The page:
Features

Ann Marie Trotta
Headquarters, Washington                                        
202-358-1601
ann.marie.trotta@nasa.gov


July 06, 2011
 
RELEASE : 11-219
 
 
NASA Education Forum To Focus On Students' Vision For Future
 
 
WASHINGTON -- NASA will host an education forum with more than 250 college students on Thursday, July 7 at the Marriott World Center in Orlando. The event will focus on their vision for the future of America's space program.

The forum will take place one day before the final space shuttle launch and is the agency's first-ever "unconference." A popular trend in the technology sector, an unconference has no set agenda or prescribed desired outcome. Instead, it offers an opportunity for the participants, primarily college students, to guide the discussions, encourage creative interaction and debate among the attendees.

"We want our student participants to feel free to have an open dialogue about what is important to them in the context of space exploration, aeronautics, technology and robotics," said NASA Associate Administrator for Education Leland Melvin. "Sometimes having a set agenda or discussion topic can stifle creativity. These young people are our next generation of scientists, engineers and explorers. We encourage them to reach higher, and we are anxious to hear what exciting pursuits they envision for the future."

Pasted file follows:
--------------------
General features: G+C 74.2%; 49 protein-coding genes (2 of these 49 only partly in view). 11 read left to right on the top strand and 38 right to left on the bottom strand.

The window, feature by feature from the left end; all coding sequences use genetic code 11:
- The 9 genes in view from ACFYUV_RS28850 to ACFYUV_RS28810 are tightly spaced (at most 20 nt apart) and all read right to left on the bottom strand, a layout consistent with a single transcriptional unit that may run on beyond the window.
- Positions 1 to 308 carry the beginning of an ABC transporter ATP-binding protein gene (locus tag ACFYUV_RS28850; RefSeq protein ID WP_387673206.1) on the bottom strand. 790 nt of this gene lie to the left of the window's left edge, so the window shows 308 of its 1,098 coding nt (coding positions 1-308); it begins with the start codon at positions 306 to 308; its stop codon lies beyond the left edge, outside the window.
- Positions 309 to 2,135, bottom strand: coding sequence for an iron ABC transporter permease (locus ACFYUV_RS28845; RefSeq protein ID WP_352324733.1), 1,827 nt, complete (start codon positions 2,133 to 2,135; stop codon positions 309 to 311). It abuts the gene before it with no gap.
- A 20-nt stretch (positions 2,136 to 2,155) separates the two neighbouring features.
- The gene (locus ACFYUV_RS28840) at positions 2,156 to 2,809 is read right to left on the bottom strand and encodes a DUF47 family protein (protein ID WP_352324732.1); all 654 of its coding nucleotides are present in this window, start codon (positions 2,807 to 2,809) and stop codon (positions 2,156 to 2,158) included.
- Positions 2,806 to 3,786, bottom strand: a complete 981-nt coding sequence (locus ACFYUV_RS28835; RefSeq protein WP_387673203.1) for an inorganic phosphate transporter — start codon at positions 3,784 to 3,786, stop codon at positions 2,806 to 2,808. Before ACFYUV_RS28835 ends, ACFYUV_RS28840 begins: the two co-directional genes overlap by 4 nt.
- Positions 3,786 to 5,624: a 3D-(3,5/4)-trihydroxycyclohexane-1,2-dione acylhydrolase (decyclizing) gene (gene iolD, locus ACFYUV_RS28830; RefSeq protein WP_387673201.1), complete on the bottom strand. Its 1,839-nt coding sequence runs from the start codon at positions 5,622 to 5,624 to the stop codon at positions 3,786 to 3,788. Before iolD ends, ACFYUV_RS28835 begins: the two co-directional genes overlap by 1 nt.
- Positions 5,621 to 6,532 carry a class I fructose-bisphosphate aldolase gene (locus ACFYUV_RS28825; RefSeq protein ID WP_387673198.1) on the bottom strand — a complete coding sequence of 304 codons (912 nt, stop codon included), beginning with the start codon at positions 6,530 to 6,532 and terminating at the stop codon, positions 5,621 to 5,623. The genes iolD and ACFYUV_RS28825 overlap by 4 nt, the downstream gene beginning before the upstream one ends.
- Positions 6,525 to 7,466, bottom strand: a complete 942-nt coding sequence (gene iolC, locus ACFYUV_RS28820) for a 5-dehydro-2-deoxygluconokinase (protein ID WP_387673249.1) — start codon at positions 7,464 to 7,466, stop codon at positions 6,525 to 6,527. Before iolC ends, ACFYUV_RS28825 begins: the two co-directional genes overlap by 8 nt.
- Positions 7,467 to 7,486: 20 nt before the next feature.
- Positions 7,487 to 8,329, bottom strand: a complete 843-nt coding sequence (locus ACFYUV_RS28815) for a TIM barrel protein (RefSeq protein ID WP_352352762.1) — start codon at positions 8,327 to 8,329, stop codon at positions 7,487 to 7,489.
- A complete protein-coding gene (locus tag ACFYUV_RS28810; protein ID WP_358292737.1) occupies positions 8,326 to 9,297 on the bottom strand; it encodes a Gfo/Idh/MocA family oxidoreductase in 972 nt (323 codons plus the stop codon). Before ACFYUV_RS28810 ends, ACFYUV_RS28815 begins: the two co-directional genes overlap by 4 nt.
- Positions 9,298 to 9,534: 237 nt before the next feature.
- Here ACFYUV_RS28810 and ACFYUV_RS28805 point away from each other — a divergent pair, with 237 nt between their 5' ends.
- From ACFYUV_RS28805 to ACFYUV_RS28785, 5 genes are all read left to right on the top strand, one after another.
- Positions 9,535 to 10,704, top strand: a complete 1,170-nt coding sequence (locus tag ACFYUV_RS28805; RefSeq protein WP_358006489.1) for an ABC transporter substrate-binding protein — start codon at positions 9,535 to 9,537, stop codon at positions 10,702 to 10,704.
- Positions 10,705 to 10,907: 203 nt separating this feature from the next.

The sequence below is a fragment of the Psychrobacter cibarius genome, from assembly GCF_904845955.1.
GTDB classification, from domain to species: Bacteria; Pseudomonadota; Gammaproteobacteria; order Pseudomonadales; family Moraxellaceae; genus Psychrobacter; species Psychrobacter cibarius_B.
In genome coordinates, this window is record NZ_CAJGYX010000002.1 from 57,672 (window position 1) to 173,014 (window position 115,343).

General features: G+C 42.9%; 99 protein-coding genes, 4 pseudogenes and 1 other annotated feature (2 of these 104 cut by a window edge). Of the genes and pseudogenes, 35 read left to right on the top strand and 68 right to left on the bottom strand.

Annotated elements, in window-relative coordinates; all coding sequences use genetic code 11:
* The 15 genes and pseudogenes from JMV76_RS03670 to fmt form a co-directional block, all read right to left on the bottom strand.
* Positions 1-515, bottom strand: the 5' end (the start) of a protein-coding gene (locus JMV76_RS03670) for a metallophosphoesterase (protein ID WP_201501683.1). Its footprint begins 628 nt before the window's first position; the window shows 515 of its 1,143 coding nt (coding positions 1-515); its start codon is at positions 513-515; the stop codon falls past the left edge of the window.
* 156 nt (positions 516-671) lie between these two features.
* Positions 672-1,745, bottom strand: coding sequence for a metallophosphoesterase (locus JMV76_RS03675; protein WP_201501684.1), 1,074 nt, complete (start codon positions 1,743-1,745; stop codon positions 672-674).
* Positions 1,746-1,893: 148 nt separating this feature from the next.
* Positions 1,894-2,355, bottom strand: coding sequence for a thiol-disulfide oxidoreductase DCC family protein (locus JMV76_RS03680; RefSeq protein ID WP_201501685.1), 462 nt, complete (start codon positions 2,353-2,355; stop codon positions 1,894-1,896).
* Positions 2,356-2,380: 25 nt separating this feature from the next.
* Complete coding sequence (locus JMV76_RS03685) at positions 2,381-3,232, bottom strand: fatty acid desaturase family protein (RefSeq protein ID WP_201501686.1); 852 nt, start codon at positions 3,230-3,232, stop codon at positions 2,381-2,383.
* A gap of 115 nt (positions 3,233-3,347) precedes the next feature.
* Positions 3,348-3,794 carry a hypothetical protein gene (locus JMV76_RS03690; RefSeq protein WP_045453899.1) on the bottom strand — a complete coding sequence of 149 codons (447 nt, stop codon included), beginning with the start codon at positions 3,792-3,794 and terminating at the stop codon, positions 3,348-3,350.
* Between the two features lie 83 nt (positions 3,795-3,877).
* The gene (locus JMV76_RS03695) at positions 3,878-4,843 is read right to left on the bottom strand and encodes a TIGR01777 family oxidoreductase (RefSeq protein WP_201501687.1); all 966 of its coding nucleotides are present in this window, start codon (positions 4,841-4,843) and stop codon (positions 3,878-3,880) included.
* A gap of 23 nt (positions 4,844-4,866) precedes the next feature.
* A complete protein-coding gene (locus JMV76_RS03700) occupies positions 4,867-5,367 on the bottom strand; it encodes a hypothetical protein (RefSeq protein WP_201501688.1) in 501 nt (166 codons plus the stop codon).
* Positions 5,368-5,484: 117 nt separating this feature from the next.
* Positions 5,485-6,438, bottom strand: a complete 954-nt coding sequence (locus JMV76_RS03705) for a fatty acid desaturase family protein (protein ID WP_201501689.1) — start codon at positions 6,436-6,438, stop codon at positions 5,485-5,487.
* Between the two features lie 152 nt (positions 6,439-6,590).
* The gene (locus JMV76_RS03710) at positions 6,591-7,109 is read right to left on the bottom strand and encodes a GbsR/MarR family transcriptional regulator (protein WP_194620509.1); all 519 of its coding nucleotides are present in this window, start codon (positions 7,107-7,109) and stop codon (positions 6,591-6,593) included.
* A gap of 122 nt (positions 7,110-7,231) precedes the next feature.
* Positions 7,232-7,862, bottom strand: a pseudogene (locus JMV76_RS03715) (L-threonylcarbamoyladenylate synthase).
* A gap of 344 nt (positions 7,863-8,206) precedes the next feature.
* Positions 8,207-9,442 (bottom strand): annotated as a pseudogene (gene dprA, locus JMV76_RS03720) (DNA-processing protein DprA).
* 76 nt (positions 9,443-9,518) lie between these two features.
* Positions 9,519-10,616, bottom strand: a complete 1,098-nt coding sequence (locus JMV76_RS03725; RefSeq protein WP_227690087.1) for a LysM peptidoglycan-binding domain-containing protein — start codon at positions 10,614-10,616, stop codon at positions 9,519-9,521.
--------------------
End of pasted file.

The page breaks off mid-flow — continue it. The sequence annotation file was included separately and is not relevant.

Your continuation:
The student participants will tour NASA's Kennedy Space Center in Florida and meet a NASA astronaut who will give them an overview of the final space shuttle mission. They also will witness shuttle Atlantis' launch.

The agency began holding regular pre-launch education forums in August 2007 with the STS-118 shuttle mission that carried teacher turned astronaut Barbara R. Morgan. NASA has a broad education program to encourage students to study science, technology, engineering and mathematics, also known as STEM. Maintaining a high-tech workforce is critical to NASA's future programs and will help the country remain innovative and competitive in the global market.

For more information about NASA's education programs, visit:

http://www.nasa.gov/education


 

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